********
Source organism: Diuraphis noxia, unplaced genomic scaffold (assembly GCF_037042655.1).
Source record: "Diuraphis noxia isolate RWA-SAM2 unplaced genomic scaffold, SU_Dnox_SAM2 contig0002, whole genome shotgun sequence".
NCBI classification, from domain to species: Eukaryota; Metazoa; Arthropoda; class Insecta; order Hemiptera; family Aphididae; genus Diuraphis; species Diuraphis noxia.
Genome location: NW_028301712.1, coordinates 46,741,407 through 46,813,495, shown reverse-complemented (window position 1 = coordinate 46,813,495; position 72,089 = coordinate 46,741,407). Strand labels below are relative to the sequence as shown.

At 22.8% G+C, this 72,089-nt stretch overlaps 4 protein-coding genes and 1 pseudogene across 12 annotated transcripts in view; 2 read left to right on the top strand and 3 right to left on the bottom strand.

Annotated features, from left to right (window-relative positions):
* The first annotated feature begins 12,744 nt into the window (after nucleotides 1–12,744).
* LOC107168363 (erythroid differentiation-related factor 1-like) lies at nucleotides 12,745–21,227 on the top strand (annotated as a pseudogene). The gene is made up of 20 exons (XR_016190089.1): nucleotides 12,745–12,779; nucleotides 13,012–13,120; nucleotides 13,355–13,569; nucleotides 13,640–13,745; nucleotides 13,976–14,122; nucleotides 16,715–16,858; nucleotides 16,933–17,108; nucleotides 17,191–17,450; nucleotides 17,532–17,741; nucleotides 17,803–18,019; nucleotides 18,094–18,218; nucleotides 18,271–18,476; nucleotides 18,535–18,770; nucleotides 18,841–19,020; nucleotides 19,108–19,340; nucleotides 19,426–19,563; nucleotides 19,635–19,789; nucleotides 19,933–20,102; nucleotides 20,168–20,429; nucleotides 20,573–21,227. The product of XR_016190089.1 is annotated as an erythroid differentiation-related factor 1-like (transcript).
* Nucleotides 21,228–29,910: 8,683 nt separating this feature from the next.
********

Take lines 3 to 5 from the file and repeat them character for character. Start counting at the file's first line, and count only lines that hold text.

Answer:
NCBI classification, from domain to species: Eukaryota; Metazoa; Arthropoda; class Insecta; order Hemiptera; family Aphididae; genus Diuraphis; species Diuraphis noxia.
Genome location: NW_028301712.1, coordinates 46,741,407 through 46,813,495, shown reverse-complemented (window position 1 = coordinate 46,813,495; position 72,089 = coordinate 46,741,407). Strand labels below are relative to the sequence as shown.

At 22.8% G+C, this 72,089-nt stretch overlaps 4 protein-coding genes and 1 pseudogene across 12 annotated transcripts in view; 2 read left to right on the top strand and 3 right to left on the bottom strand.